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5.9: Anaerobic Respiration

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    Fast and Furious

    The muscles of this sprinter will need a lot of energy to complete their short race because they will be running at top speed. The action won't last long, but it will be very intense. The energy the sprinter needs can't be provided quickly enough by aerobic cellular respiration. Instead, a different process must be used by their muscle cells to power their activity.

    Sprinter on a field
    Figure \(\PageIndex{1}\): Sprinter on the field

    Making ATP Without Oxygen

    The cells of living things power their activities with the energy-carrying molecule ATP (adenosine triphosphate). The cells of most living things make ATP from glucose in the process of cellular respiration. This process occurs in three major stages, and one intermediate stage: glycolysis, oxidation of pyruvate, the Krebs cycle, and electron transport. The latter two stages require oxygen, making cellular respiration an aerobic process. There are also other ways of making ATP from glucose without oxygen, such as anaerobic respiration and fermentation, of making ATP from glucose without oxygen. Our cells do not perform anaerobic respiration. Therefore, we will only focus on fermentation in this section.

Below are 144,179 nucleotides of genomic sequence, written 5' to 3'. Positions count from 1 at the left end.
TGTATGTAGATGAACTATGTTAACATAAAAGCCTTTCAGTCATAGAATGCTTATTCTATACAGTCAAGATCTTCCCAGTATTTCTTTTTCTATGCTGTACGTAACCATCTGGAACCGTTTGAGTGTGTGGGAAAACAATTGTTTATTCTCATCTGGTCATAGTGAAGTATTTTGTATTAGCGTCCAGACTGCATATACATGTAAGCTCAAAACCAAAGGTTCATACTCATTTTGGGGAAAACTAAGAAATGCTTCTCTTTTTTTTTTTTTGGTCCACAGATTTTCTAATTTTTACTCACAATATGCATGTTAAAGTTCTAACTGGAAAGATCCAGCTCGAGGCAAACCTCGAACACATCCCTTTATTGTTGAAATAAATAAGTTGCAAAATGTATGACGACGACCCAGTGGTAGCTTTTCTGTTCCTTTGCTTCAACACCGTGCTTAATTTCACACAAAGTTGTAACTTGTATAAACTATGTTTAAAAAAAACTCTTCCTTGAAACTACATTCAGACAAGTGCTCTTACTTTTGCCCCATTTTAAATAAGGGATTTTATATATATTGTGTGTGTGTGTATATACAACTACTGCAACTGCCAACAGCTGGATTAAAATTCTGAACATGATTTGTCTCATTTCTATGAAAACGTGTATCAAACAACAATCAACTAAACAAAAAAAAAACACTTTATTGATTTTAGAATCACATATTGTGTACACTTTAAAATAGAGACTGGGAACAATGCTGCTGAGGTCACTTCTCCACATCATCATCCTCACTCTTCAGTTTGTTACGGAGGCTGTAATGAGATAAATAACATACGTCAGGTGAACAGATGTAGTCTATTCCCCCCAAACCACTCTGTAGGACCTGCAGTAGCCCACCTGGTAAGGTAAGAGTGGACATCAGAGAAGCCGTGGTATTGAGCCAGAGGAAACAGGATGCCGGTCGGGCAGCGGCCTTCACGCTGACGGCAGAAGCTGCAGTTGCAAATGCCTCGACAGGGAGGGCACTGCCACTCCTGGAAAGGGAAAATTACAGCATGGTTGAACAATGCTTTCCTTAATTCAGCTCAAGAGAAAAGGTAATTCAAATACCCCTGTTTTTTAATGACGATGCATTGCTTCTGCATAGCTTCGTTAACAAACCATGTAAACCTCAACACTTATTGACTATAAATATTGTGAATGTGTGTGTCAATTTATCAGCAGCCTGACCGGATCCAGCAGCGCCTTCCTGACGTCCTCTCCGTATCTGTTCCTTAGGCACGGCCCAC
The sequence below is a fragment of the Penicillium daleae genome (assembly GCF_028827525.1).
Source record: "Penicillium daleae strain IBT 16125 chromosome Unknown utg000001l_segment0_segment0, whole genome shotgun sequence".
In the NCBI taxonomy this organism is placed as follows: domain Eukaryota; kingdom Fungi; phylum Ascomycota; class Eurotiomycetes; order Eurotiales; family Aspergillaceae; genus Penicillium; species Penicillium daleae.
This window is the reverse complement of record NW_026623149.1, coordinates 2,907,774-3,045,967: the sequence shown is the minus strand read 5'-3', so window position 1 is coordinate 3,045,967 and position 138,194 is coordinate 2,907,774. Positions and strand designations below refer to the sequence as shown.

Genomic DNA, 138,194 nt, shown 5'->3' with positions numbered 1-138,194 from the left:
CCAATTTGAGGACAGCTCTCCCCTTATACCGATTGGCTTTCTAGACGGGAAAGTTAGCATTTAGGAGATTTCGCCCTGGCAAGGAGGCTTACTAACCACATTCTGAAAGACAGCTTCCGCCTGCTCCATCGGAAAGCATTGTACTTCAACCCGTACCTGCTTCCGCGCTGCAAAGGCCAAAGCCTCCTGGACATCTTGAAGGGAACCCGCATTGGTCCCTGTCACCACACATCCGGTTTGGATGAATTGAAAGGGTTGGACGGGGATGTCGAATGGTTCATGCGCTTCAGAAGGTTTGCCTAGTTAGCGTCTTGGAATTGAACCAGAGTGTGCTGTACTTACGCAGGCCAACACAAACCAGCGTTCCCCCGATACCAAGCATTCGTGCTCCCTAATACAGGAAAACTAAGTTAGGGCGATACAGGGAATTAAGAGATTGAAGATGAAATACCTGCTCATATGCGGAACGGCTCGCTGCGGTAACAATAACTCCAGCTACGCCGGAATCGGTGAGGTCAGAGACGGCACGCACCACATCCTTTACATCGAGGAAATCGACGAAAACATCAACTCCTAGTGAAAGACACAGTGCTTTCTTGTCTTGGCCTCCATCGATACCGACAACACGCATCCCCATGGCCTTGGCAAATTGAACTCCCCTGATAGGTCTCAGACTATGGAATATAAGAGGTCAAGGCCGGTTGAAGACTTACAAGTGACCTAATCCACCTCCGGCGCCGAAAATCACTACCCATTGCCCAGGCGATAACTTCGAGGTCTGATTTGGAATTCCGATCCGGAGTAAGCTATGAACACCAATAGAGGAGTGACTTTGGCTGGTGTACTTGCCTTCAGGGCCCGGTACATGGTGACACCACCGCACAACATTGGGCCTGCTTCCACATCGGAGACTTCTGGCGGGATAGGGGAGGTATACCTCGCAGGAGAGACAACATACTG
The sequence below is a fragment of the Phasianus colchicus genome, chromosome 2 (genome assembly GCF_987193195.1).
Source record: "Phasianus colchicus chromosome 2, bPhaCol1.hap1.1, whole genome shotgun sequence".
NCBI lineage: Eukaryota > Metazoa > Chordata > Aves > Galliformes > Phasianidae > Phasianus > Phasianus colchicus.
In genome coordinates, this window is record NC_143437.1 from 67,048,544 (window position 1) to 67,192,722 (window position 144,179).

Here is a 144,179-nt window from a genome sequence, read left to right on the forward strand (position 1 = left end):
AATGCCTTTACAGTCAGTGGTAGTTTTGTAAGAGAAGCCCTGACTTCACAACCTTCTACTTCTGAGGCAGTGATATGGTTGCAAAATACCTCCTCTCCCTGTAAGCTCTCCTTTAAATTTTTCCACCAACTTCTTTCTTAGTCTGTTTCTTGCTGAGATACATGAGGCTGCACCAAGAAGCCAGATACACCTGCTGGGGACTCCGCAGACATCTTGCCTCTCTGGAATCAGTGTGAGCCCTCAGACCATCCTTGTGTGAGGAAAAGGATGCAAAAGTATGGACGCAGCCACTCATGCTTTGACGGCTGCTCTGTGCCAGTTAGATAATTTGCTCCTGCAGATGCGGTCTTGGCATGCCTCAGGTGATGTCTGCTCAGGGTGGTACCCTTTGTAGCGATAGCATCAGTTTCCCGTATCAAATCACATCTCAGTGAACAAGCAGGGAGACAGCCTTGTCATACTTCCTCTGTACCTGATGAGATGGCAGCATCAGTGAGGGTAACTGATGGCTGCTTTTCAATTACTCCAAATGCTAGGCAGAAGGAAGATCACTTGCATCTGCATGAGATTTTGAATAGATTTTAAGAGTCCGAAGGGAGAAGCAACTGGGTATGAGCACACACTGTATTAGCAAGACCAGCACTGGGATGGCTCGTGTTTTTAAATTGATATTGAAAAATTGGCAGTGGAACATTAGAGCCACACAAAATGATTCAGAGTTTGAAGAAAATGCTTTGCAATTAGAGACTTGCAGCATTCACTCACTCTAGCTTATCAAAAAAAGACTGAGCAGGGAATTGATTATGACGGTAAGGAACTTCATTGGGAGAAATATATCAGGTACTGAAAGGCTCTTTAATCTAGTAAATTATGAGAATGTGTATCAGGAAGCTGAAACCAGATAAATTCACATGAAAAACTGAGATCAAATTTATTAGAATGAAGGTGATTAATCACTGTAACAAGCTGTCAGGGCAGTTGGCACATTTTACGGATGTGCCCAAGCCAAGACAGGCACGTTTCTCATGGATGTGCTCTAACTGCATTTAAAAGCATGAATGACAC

fermentation types, lactic acid and alcoholic
    Figure \(\PageIndex{2}\). The picture shows glycolysis and fermentation. There are two types of fermentation, alcoholic and lactic acid. Fermentation follows glycolysis in the absence of oxygen. Alcoholic fermentation produces ethanol, carbon dioxide, and NAD+. Lactic acid fermentation produces lactic acid (lactate) and NAD+. The NAD+ cycles back to allow glycolysis to continue so more ATP is made. Each black ball in the image represents a carbon atom, and the red balls represent oxygen.


    Fermentation starts with glycolysis, but it does not involve the latter two stages of aerobic cellular respiration (the Krebs cycle and oxidative phosphorylation). During glycolysis, two NAD+ electron carriers are reduced to two NADH molecules and 2 net ATPs are produced. The NADH must be oxidized back so that glycolysis can continue and cells can continue making 2 ATPs. The cells cannot make more than 2 ATP in fermentation because oxidative phosphorylation does not happen due to a lack of oxygen. There are two types of fermentation, alcoholic fermentation and lactic acid fermentation. Our cells can only perform lactic acid fermentation; however, we make use of both types of fermentation using other organisms.

    Alcoholic Fermentation